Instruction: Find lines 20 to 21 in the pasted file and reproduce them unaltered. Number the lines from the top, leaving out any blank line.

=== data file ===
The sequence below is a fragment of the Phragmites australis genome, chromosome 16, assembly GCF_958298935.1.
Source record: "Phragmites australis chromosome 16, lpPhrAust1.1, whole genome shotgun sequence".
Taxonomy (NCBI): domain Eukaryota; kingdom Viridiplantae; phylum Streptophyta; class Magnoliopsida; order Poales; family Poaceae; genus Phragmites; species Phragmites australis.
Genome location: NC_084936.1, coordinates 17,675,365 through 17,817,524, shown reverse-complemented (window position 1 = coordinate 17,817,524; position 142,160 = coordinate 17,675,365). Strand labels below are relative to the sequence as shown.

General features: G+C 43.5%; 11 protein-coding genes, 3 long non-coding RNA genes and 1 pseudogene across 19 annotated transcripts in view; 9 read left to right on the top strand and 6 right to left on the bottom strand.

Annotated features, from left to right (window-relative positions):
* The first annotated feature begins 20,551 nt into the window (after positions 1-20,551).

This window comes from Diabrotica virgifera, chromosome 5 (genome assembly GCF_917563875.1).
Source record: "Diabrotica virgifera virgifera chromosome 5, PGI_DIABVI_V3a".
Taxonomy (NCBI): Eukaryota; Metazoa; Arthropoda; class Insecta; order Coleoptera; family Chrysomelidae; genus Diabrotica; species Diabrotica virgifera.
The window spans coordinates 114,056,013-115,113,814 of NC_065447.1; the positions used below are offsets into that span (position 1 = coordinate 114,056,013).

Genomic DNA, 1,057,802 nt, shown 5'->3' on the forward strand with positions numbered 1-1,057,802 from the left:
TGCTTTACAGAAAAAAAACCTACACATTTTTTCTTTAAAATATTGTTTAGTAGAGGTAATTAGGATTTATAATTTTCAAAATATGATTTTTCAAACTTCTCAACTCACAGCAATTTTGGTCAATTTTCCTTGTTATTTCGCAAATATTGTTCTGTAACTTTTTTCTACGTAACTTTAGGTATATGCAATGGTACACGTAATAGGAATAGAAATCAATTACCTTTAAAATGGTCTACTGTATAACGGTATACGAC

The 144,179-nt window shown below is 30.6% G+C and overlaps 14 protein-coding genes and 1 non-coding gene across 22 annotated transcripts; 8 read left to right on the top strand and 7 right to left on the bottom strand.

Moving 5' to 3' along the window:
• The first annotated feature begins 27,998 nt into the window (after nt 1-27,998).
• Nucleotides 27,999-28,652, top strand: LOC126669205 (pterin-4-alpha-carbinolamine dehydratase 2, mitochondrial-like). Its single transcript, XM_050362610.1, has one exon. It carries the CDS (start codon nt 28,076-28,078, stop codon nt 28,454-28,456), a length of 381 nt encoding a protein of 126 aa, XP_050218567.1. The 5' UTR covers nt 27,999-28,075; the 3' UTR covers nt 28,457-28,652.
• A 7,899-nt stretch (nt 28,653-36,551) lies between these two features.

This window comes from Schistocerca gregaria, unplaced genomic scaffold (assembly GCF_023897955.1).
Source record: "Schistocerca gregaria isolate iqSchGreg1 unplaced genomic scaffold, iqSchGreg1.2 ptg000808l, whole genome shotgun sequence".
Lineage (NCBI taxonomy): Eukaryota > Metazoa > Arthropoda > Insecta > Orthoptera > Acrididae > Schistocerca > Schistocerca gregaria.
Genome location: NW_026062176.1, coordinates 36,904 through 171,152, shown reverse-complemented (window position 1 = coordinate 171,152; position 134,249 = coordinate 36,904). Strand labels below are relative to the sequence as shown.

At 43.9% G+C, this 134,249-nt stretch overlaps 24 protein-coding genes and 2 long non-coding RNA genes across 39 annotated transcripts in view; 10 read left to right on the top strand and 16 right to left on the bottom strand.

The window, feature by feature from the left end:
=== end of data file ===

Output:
Source record: "Schistocerca gregaria isolate iqSchGreg1 unplaced genomic scaffold, iqSchGreg1.2 ptg000808l, whole genome shotgun sequence".
Lineage (NCBI taxonomy): Eukaryota > Metazoa > Arthropoda > Insecta > Orthoptera > Acrididae > Schistocerca > Schistocerca gregaria.